The strategic investment funds, which number more than 1,600, are estimated to control more than Rmb4tn ($610bn) in capital, according to Chinese consultancy Zero2IPO.

Tyler Cowen and Zach Carter shared an interesting exchange on Keynes:

COWEN: [Keynes is] sympathetic to his own ideas and wants to promote them. But to me, there’s a discord. Milton Friedman spends, what, 45 minutes talking to Pinochet, has a very long record of insisting economic and political freedom come together – maybe even too simplistically – writes against the system of apartheid in South Africa and Rhodesia, calls for free markets there. And people give Friedman hell over that.

Keynes writes the preface for the Nazis and favors eugenics his whole life, and that’s hardly ever mentioned.

CARTER: I don’t know that the way that Keynes talks about eugenics is as salient as you suggest. The best article that I came across on Keynes and eugenics is by this guy – I think David Singerman. It’s in the Journal of British Studies. It’s a pretty in-depth look at the way Keynes came to eugenics and what he did and did not support. It’s very clear that Keynes didn’t support eugenics in the way that Americans sterilizing poor Black workers in the South were interested in eugenics…

COWEN: But he is chair of the British Eugenics Society for eight years late in his career.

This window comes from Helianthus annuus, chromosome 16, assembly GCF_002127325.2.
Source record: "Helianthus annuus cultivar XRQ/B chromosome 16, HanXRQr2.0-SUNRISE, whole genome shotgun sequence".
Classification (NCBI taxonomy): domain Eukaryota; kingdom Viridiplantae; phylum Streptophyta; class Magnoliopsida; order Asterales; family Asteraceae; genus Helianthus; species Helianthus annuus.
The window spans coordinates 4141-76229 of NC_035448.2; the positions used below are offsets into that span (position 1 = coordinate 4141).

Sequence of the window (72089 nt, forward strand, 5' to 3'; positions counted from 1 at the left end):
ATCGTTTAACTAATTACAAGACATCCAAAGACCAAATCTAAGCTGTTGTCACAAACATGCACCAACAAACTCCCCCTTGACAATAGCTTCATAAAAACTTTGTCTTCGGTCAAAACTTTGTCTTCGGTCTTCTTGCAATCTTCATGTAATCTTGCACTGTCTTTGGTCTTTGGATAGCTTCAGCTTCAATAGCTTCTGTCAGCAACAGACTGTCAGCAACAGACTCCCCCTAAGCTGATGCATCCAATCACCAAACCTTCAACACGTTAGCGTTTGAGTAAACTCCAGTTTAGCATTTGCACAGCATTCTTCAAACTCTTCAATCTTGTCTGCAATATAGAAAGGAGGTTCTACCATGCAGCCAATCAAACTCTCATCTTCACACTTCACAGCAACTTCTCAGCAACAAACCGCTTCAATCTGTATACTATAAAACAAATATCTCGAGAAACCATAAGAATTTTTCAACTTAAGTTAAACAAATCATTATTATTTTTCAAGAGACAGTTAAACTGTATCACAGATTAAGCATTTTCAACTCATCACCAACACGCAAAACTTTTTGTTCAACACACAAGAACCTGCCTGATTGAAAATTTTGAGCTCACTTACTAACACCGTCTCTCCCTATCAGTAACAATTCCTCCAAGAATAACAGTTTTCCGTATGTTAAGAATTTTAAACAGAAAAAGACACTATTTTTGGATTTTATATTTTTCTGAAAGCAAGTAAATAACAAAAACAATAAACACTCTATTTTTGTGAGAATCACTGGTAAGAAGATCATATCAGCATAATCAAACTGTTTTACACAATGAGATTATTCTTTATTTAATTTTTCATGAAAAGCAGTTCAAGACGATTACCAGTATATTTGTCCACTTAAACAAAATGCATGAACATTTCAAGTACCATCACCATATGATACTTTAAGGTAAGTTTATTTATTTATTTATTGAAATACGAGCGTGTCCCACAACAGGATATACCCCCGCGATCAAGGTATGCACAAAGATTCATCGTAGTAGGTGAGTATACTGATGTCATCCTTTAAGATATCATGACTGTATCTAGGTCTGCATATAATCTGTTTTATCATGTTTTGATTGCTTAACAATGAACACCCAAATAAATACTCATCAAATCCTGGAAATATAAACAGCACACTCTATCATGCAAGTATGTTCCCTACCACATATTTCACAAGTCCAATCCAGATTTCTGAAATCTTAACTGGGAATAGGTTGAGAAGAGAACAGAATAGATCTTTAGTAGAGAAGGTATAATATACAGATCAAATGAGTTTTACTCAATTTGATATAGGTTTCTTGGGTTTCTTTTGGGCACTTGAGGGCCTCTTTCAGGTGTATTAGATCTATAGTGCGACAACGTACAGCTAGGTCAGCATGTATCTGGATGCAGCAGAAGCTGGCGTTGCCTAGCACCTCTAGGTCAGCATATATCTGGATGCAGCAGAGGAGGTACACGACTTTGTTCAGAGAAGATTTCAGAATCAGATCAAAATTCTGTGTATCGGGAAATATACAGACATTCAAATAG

Walter Williams, R.I.P.

From the Economic Policy Journal:

The great free market economist Walter E. Williams has died. He was 84.

Williams was the John M. Olin Distinguished Professor of Economics at George Mason University.

He was the author of over 150 publications which have appeared in scholarly journals such as Economic Inquiry, American Economic Review, Georgia Law Review, Journal of Labor Economics, Social Science Quarterly, and Cornell Journal of Law and Public Policy and popular publications such as Newsweek, Ideas on Liberty, National Review, Reader’s Digest, Cato Journal, and Policy Review. He authored ten books:America: A Minority Viewpoint, The State Against Blacks, which was later made into the PBS documentary “Good Intentions,” All It Takes Is Guts, South Africa’s War Against Capitalism, which was later revised for South African publication, Do the Right Thing: The People’s Economist Speaks, More Liberty Means Less Government,Liberty vs. the Tyranny of Socialism, Up From The Projects: An Autobiography, Race and Economics: How Much Can Be Blamed On Discrimination? and American Contempt for Liberty.

— D.T.